Muscle Fatigue and Stress Fractures

Stress fracture is a common musculoskeletal problem affecting athletes and soldiers. Repetitive high bone strains and strain rates are considered to be its etiology. The strain level necessary to cause fatigue failure of bone ex vivo is higher than the strains recorded in humans during vigorous physical activity.

A study was performed to prove that during fatiguing exercises, bone strains may increase and reach levels exceeding those measured in the non-fatigued state. To test this hypothesis, this study was performed in 4 subjects to measure tibial strains, the maximum gastrocnemius isokinetic torque and ground reaction forces before and after two fatiguing levels of exercise: a 2km run and a 30km desert march. Strains were measured using strain-gauged staples inserted percutaneously in the medial aspect of their mid-tibial diaphysis. There was a significant decrease in the peak gastrocnemius isokinetic torque of all four subjects’ post-march as compared to pre-run indicating the presence of gastrocnemius muscle fatigue. Tension strains increased 26% post-run and 29% post-march as compared to the pre-run phase. Tension strain rates increased 13% post-run and 11% post-march and the compression strain rates increased 9% post-run and 17% post-march. The fatigue state increases bone strains well above those recorded in rested individuals and may be a major factor in the stress fracture etiology. (Milgrom C. Radeva-Petrova DR. Finestone A. Nyska M. Mendelson S. Benjuya N. Simkin A. Burr D. The effect of muscle fatigue on in vivo tibial strains. Journal of Biomechanics. 40(4):845-50, 2007.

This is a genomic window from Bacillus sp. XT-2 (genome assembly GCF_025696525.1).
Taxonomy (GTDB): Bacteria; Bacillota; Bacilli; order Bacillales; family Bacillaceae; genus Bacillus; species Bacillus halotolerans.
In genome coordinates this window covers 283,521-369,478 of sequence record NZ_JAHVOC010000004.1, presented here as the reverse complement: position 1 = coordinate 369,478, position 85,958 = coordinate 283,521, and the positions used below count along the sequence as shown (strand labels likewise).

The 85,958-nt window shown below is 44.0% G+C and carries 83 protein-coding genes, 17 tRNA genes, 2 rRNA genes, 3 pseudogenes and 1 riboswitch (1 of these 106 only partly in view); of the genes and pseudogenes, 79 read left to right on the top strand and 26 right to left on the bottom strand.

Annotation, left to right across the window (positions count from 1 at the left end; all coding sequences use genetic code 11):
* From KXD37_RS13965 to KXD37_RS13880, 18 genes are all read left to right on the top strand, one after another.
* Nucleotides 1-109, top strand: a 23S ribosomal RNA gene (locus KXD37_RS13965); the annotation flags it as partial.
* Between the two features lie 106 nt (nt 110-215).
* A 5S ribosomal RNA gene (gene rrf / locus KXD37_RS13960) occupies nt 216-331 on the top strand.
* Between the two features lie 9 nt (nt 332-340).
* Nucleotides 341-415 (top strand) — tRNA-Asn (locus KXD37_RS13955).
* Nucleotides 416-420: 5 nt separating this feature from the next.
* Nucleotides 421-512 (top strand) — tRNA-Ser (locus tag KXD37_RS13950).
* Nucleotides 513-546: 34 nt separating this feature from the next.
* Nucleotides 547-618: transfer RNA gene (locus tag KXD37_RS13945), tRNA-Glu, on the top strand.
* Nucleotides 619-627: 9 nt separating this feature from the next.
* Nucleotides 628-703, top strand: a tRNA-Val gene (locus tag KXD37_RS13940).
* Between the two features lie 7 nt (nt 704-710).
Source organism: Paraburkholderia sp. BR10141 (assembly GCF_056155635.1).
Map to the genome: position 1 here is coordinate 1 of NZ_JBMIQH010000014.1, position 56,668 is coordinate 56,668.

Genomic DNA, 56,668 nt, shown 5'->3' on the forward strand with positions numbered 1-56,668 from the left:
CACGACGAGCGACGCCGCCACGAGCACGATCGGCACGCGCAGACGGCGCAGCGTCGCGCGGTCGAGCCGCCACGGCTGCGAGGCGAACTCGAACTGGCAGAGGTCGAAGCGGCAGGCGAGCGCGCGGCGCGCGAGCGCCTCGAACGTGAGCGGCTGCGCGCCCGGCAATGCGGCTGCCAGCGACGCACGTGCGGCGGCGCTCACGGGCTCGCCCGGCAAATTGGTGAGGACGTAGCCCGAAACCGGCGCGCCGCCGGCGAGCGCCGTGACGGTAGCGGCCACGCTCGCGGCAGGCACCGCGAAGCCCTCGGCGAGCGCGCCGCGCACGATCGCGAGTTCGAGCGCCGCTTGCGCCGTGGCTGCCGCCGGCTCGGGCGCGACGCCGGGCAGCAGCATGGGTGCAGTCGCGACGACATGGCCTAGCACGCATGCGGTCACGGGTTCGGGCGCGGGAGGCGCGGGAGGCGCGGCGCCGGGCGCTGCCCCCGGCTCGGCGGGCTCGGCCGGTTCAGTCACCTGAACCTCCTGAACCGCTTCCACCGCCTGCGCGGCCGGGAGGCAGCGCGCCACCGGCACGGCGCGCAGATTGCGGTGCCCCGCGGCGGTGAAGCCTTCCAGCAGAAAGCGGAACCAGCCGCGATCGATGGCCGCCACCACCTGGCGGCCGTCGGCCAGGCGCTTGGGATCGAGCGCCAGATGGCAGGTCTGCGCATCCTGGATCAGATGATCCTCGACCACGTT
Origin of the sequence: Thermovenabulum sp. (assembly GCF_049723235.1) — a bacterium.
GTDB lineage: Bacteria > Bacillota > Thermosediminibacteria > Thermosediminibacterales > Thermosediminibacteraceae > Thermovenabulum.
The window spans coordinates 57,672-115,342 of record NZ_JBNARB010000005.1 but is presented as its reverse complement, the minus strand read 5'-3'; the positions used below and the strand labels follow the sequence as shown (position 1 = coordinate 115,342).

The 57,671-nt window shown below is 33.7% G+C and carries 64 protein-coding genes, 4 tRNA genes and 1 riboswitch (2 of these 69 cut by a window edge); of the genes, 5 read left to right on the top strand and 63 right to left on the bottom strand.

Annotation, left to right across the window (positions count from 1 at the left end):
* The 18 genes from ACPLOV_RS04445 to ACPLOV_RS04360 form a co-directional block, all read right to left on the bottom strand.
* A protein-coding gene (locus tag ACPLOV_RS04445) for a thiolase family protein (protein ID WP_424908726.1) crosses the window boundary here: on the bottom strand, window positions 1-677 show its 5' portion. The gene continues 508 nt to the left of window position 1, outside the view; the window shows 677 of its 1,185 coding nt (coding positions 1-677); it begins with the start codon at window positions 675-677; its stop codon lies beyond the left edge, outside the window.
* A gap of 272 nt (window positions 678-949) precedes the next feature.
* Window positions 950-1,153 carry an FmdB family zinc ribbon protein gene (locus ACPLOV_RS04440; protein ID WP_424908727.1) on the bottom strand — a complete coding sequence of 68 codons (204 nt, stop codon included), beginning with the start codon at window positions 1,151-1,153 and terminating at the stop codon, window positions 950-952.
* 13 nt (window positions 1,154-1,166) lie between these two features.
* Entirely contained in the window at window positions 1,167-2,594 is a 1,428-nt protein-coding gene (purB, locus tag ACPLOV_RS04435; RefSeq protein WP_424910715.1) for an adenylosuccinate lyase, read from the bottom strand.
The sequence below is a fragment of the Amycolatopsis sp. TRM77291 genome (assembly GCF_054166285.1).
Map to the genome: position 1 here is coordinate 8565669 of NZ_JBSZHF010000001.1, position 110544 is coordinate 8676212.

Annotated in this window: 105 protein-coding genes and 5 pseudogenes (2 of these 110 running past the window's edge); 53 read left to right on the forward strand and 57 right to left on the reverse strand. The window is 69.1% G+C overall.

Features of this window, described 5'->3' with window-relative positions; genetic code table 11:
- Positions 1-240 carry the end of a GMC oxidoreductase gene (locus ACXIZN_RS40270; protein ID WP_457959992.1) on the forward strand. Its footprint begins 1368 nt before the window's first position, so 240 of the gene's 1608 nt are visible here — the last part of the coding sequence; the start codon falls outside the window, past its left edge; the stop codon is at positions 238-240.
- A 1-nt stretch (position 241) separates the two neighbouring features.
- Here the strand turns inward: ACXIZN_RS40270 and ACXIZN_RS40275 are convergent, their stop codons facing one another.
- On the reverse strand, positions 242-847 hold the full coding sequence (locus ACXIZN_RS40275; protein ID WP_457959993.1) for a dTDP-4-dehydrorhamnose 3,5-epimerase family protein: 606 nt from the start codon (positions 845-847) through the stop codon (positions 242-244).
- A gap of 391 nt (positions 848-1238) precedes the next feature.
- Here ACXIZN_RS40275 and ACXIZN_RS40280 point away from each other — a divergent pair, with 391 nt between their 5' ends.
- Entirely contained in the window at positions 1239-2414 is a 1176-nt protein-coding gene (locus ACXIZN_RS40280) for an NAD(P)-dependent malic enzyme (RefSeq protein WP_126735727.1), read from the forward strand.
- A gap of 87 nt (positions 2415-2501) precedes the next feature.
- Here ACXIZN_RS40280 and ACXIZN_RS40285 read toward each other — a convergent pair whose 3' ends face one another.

Consider stress fracture as a diagnosis in adolescent athletes complaining of worsening vague pain without a clear mechanism of injury. Remember that initial radiographs may be normal, especially early in the clinical course. If the fracture is of low risk for delayed or non-union, conservative management is indicated, with repeat radiographs 2 weeks after initiation of treatment. If a high-risk fracture is suspected, early diagnosis with MRI, bone scan, and, in some cases, CT is important for surgical decision making. (Logan K. Stress fractures in the adolescent athlete. Pediatric Annals. 36(11):738-9, 742, 744-5, 2007)